As a reminder, here is how I rate my books:
- (★★★★★): Loved it, won’t shut up about it for the foreseeable future
- (★★★★): Really liked it, enjoyable experience
- (★★★): Liked it enough, no strong opinions
- (★★): Didn’t care for it, would actively discourage people reading it
Another few notes: I will warn if there are any spoilers with (start spoiler) and (end spoiler) so you know when to stop reading and pick up again if you don’t want to ruin the book for yourself. I no longer go out of my way to watch adaptions, but will continue to mention them and their general critiques (from Rotten Tomatoes) in my reviews. Finally, you can always check out my book review index page if you’re looking for my extremely important opinion on any book in particular.
One Italian Summer by Rebecca Serle
Genre: Fiction, contemporary
GoodReads rating: 3.73 / 5 (35,900 ratings)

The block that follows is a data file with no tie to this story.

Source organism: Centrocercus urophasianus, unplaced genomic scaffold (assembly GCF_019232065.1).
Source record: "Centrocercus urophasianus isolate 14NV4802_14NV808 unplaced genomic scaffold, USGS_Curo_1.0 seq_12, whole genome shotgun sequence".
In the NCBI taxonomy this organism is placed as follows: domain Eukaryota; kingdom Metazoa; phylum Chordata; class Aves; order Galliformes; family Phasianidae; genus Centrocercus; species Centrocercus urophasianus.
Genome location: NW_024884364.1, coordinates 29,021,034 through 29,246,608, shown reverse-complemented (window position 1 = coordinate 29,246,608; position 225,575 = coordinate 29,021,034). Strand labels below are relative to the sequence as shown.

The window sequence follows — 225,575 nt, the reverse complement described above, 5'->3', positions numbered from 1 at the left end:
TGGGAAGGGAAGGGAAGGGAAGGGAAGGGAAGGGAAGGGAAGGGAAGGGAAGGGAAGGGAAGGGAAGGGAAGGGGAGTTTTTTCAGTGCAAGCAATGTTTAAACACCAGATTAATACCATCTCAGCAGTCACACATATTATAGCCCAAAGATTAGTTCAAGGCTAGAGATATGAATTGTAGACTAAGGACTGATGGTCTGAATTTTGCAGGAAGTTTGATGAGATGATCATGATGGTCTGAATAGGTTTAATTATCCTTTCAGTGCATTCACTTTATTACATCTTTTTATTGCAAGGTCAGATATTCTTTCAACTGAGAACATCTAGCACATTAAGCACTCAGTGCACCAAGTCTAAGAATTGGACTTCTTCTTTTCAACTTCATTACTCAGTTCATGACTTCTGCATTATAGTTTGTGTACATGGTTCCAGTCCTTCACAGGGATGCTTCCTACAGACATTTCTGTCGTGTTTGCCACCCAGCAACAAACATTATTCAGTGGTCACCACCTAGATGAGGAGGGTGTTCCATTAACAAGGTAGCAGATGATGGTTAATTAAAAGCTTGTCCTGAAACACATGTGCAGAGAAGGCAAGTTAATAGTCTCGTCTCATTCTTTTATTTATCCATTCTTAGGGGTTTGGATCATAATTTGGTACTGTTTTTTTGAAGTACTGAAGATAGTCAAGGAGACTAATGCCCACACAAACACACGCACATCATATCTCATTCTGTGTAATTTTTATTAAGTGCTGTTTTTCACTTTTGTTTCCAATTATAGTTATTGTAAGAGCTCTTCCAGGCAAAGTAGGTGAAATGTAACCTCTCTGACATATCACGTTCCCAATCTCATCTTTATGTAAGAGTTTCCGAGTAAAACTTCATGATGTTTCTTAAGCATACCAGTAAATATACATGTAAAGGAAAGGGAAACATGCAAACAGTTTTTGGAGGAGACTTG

Medium used: E-book (borrowed from library)
Summary: “When Katy’s mother dies, she is left reeling. Carol wasn’t just Katy’s mom, but her best friend and first phone call. She had all the answers and now, when Katy needs her the most, she is gone. To make matters worse, their planned mother-daughter trip of a lifetime looms: two weeks in Positano, the magical town Carol spent the summer right before she met Katy’s father. Katy has been waiting years for Carol to take her, and now she is faced with embarking on the adventure alone. But as soon as she steps foot on the Amalfi Coast… Carol appears—in the flesh, healthy, sun-tanned, and thirty years old. Katy doesn’t understand what is happening, or how—all she can focus on is that she has somehow, impossibly, gotten her mother back. Over the course of one Italian summer, Katy gets to know Carol, not as her mother, but as the young woman before her.”